In contrast, formability testing requires a machine capable of providing clamping and punching forces. The most common options are the Universal Formability Tester (UFT) and the dual-acting hydraulic press. These are discussed in more detail in our article on Formability Testing.

PST testing can also be performed using hydraulic bulge methods. These replace the mechanical punch in formability testing machines with a fluid pressure chamber, which is compressed by the machine piston. The sample is made to bulge outward through a shaped die because of the increasing pressure in the fluid chamber below it.

Sensors are also crucial for any material test. Though PST testing using the standard tensile setup can utilize traditional extensometers, it is important to verify that widthwise strain is close to zero. However, this task is made very difficult with extensometers due to spatial constraints. For this reason, digital image correlation (DIC) is the best choice for strain sensing for PST.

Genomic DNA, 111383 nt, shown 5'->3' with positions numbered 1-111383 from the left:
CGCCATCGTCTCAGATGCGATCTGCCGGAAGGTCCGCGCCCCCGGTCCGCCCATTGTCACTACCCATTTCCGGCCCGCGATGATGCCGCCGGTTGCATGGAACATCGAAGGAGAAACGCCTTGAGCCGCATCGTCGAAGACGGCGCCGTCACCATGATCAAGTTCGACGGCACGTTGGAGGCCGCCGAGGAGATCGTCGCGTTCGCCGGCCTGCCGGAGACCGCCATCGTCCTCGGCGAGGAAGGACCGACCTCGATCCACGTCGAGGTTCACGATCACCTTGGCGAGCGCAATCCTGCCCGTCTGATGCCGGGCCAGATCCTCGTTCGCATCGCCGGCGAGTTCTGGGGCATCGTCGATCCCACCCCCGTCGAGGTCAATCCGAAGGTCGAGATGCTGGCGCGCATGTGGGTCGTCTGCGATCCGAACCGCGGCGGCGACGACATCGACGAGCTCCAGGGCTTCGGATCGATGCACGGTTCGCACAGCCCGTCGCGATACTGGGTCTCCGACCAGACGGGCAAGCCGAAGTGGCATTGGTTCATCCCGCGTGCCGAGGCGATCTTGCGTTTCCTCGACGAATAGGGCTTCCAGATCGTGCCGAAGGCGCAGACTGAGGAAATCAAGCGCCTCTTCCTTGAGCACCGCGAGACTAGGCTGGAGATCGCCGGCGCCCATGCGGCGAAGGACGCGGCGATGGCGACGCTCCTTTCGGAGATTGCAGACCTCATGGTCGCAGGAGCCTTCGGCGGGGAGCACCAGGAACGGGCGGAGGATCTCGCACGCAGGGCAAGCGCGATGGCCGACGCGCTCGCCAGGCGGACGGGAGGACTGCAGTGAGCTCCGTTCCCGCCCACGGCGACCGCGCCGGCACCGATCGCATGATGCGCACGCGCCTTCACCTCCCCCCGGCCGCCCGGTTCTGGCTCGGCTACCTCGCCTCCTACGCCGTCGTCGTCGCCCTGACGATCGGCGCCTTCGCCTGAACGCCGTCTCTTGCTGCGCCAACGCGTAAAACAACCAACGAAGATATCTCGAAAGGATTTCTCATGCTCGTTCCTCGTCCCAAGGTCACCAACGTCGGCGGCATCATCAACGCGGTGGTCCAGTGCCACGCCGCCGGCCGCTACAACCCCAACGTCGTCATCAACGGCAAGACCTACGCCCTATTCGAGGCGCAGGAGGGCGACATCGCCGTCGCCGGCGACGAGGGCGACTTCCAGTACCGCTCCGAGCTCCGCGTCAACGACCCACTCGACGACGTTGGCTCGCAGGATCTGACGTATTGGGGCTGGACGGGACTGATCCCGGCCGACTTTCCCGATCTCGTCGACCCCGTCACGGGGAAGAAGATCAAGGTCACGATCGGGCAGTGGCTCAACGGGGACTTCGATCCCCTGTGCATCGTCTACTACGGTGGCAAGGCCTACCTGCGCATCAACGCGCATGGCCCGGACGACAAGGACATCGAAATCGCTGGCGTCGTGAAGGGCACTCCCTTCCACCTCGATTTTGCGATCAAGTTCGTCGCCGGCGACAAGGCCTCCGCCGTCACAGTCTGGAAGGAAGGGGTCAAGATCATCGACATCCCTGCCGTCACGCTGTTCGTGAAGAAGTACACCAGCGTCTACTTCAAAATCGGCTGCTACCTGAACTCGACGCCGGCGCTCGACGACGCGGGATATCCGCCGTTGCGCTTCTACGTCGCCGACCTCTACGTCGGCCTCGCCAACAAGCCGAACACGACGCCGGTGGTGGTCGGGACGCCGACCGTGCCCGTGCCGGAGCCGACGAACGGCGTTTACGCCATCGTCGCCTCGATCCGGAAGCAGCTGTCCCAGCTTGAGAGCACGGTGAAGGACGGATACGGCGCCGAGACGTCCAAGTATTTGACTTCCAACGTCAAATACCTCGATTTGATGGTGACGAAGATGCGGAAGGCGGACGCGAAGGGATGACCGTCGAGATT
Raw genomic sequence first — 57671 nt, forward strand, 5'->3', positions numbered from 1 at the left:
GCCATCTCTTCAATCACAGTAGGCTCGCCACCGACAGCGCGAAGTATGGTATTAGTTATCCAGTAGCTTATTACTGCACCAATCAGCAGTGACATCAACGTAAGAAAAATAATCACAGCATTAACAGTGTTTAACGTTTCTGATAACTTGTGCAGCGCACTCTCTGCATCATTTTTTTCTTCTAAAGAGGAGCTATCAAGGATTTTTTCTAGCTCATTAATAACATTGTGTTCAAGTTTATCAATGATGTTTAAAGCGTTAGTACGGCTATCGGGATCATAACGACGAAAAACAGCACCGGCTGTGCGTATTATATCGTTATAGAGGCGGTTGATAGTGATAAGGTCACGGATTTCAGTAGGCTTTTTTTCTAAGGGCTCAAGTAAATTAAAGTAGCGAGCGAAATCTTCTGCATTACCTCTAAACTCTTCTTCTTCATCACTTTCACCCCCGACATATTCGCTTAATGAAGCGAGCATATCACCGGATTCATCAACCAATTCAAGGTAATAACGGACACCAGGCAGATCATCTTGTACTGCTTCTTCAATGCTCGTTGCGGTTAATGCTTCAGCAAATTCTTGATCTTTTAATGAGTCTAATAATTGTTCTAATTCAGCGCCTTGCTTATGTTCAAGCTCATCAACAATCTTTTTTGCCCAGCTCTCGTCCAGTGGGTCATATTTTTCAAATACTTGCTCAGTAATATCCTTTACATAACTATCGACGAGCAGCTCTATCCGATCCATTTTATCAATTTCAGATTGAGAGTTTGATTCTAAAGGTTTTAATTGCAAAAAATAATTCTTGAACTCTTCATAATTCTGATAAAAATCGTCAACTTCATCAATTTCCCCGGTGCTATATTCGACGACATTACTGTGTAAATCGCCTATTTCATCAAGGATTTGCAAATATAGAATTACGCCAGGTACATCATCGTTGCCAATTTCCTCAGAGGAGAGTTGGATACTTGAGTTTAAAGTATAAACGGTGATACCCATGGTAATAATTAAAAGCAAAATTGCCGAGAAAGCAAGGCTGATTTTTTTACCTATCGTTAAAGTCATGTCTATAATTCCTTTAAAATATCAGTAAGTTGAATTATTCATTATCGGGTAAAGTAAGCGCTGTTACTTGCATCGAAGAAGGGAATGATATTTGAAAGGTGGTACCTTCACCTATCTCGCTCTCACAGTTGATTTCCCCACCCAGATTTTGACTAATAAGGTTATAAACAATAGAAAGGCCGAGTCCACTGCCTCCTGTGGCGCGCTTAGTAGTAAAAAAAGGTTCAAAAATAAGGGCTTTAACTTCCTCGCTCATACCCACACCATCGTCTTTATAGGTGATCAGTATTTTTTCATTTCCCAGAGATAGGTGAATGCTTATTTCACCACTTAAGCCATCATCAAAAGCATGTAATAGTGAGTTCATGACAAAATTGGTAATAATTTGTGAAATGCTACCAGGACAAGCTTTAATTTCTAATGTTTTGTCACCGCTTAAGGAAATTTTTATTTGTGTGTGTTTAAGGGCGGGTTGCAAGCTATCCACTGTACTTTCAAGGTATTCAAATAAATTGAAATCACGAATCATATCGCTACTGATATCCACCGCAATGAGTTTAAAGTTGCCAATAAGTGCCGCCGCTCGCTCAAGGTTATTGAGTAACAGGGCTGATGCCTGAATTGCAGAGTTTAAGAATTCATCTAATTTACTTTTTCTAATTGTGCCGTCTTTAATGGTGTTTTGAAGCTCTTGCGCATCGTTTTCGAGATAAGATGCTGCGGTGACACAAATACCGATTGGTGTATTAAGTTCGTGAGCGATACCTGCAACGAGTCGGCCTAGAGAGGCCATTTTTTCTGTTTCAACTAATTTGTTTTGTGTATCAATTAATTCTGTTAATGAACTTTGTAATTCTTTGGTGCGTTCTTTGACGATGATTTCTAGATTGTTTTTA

For DIC, the test piece is painted in a speckle pattern and the entire test is filmed using one or more cameras. The DIC software can compare the later images to the initial “reference” image and calculate the displacement (or strain) over the painted surface. This method also makes it easy to calculate lengthwise and widthwise strain in the same region, a great advantage for PST testing.

Plane Strain Testing Sample Geometry

Sample design is the key to successful PST testing. Depending on the equipment setup used, samples will look very different.
For PST using tension testing machines, the material sample shares some similarity to the standard dogbone shape. However, instead of a long parallel region, the sample features curved notches. During testing, this curvature prevents the notches from thinning in the way a dogbone sample would.